Can you tell us how exactly hyperbaric therapy works?

Hyperbaric oxygen therapy (HBOT) is the administration of high oxygen concentrations within a pressurized chamber to increase the cellular/mitochondrial delivery of oxygen. Oxygen stimulation by HBOT promotes healing processes by supplying the energy/oxygen needed while down-regulating genes involved in inflammation.

What conditions have shown the most improvement with hyperbaric medicine?

 Indications for HBOT are extensive. Just to list a few:

  • Post-traumatic brain injury

  • Sports injuries

  • Multiple sclerosis

  • Memory loss

  • Lyme disease

  • Non-healing lower-extremity diabetic wounds

  • Compromised skin grafts and flaps

  • Complications of radiation with radionecrosis

  • Decompression illness


For more information on international and Medicare-approved conditions, read our FAQs page.

 Post traumatic encephalopathy or disorder of the brain, due to continuous trauma of the head, became a hot topic recently, after the NFL paid for many lawsuits to NFL players who developed a debilitated condition due to multiple head traumas. Many professional athletes have chosen hyperbaric medicine to prevent irreversible damage to the brain. Although still in the experimental phase, athletes like Jets legend Joe Namath have endorsed the therapy after experiencing first-hand the benefits of the procedure.

Why is HBOT considered an “alternative” treatment? Why isn’t it more widely known in mainstream medicine?

 HBOT is widely known, actually, and thousands of centers in the U.S. offer it. However, it’s largely considered “alternative” because of the cost factor. Once you consider the expense of the chamber and the ongoing high cost of providing care with oxygen, the numbers add up. However, medication costs are hiking up, too, making hyperbaric therapy a more viable and attractive option as relative expenses start to even out.

How long does it typically take to see results from HBOT?

 Although it depends on the condition and the individual patient, some patients experience results within as little as five treatments. In more complicated cases, as many as 40–60 treatments may be required. Generally, the simpler the condition, the smaller the number of treatments needed.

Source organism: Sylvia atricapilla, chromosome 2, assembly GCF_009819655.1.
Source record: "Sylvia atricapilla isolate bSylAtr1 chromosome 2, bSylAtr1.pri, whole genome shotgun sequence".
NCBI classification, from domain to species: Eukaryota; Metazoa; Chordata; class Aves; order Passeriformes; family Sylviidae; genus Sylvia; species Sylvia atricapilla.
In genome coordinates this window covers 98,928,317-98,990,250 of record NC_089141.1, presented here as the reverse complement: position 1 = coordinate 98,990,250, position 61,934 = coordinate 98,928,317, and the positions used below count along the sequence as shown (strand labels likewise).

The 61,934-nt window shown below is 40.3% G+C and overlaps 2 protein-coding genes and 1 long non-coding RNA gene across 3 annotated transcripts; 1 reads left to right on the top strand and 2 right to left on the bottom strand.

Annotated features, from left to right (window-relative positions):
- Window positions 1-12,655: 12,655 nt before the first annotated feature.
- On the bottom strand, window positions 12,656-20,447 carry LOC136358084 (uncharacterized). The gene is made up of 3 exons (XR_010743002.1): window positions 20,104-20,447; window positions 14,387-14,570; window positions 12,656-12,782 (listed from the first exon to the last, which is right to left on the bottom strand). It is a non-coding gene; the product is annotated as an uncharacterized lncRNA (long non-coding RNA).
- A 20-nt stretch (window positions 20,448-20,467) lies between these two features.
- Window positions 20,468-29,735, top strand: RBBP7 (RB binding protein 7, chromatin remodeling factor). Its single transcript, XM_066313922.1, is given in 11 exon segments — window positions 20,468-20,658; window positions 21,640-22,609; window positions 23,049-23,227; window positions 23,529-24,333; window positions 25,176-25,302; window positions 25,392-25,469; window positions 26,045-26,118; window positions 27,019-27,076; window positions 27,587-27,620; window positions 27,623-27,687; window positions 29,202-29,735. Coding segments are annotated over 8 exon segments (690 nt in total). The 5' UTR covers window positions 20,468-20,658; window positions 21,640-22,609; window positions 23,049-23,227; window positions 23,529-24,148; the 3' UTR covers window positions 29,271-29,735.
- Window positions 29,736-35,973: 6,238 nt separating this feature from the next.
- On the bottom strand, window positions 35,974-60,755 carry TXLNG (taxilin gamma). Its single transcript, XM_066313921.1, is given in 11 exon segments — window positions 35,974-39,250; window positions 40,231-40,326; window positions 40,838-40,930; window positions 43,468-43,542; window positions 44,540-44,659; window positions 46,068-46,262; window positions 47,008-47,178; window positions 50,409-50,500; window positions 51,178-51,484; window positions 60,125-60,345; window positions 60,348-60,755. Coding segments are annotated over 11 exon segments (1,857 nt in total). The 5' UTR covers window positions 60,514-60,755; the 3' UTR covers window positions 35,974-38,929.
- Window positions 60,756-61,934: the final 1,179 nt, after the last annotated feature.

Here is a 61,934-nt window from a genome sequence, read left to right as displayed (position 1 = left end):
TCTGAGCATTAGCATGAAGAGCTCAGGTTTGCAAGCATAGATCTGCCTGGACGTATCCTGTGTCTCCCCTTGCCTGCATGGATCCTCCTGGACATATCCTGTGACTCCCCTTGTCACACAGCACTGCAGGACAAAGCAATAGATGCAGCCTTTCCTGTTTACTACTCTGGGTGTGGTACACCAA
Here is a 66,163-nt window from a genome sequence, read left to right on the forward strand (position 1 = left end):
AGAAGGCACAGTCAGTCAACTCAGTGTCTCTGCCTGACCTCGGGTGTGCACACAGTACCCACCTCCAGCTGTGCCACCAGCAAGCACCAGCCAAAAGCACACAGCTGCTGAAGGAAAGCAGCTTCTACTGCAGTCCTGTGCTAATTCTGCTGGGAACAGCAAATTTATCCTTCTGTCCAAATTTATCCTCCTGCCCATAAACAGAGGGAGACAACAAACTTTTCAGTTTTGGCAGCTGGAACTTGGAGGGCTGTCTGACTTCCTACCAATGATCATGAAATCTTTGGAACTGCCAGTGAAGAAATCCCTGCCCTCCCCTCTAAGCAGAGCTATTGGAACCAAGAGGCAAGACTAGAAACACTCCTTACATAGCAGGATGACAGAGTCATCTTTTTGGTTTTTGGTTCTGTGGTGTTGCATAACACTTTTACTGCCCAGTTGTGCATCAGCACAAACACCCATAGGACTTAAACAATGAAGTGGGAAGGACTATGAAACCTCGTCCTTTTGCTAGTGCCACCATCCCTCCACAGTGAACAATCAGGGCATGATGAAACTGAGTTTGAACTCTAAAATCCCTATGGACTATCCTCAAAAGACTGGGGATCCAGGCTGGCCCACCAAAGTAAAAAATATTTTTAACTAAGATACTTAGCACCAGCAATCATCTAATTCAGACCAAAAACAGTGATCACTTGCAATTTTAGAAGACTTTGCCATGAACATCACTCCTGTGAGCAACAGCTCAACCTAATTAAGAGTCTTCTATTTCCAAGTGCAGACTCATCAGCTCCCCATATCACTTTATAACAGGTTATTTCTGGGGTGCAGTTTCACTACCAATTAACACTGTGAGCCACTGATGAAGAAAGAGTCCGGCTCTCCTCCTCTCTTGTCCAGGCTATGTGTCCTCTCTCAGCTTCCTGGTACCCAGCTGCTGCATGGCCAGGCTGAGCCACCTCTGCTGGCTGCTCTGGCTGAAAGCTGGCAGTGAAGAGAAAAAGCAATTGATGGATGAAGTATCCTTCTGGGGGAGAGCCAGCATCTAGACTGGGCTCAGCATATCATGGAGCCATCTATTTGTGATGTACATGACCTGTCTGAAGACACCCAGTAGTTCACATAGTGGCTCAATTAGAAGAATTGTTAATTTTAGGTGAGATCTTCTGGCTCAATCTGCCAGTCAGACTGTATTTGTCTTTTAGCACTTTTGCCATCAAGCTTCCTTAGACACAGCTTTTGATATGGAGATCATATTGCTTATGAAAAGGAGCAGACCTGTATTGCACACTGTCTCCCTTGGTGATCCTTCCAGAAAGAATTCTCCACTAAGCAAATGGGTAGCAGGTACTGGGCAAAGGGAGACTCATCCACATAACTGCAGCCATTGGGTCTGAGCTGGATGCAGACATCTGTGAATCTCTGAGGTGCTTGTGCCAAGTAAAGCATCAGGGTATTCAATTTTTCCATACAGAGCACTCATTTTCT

What can I do to prepare myself for hyperbaric therapy?

 All you need to do is schedule an appointment to determine if you’re a good candidate. After you’re approved, therapy can last anywhere from 60 to 120 minutes per session. You’ll want to prepare for the time investment in advance because daily sessions may be required. Although hyperbaric therapy requires a commitment from the patient, the benefits and health indications are well worth the wait.

Also, make sure you arrive prepared. We don’t allow you to enter the chamber with books, tablets, or synthetic clothing, and ask that you don’t apply cream, lotion, hair gel, or spray before your session. For more info on how to prepare, check out our FAQs.

Have you ever tried HBOT yourself?

 Yes, I have. I must say it was an interesting experience. You do feel a change in pressure just like in airplane, but otherwise it is relatively relaxing. Once out of the chamber, I felt my energy levels were enhanced, but I always joke that it might be because I took a nap there.

Hyperbaric medicine has helped thousands of people seek relief from chronic conditions. Call or e-mail Chicago Neurological Services today to get answers to any of your questions, or to schedule an appointment.